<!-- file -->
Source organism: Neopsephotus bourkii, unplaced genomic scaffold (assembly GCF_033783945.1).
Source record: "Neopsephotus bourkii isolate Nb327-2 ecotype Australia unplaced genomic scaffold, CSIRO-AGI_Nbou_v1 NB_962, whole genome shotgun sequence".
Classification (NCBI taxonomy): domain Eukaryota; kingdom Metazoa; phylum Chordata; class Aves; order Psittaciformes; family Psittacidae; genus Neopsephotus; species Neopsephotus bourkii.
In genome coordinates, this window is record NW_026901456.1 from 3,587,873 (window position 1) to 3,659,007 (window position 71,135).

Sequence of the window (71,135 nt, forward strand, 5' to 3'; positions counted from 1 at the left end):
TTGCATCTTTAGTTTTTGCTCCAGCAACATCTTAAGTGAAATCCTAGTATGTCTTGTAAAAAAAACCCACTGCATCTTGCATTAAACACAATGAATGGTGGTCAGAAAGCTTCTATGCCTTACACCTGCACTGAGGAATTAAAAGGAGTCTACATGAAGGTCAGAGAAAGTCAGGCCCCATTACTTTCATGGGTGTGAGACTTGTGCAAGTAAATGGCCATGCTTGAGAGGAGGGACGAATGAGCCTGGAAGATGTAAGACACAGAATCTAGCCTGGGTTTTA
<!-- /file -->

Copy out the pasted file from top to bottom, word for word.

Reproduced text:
Source organism: Neopsephotus bourkii, unplaced genomic scaffold (assembly GCF_033783945.1).
Source record: "Neopsephotus bourkii isolate Nb327-2 ecotype Australia unplaced genomic scaffold, CSIRO-AGI_Nbou_v1 NB_962, whole genome shotgun sequence".
Classification (NCBI taxonomy): domain Eukaryota; kingdom Metazoa; phylum Chordata; class Aves; order Psittaciformes; family Psittacidae; genus Neopsephotus; species Neopsephotus bourkii.
In genome coordinates, this window is record NW_026901456.1 from 3,587,873 (window position 1) to 3,659,007 (window position 71,135).

Sequence of the window (71,135 nt, forward strand, 5' to 3'; positions counted from 1 at the left end):
TTGCATCTTTAGTTTTTGCTCCAGCAACATCTTAAGTGAAATCCTAGTATGTCTTGTAAAAAAAACCCACTGCATCTTGCATTAAACACAATGAATGGTGGTCAGAAAGCTTCTATGCCTTACACCTGCACTGAGGAATTAAAAGGAGTCTACATGAAGGTCAGAGAAAGTCAGGCCCCATTACTTTCATGGGTGTGAGACTTGTGCAAGTAAATGGCCATGCTTGAGAGGAGGGACGAATGAGCCTGGAAGATGTAAGACACAGAATCTAGCCTGGGTTTTA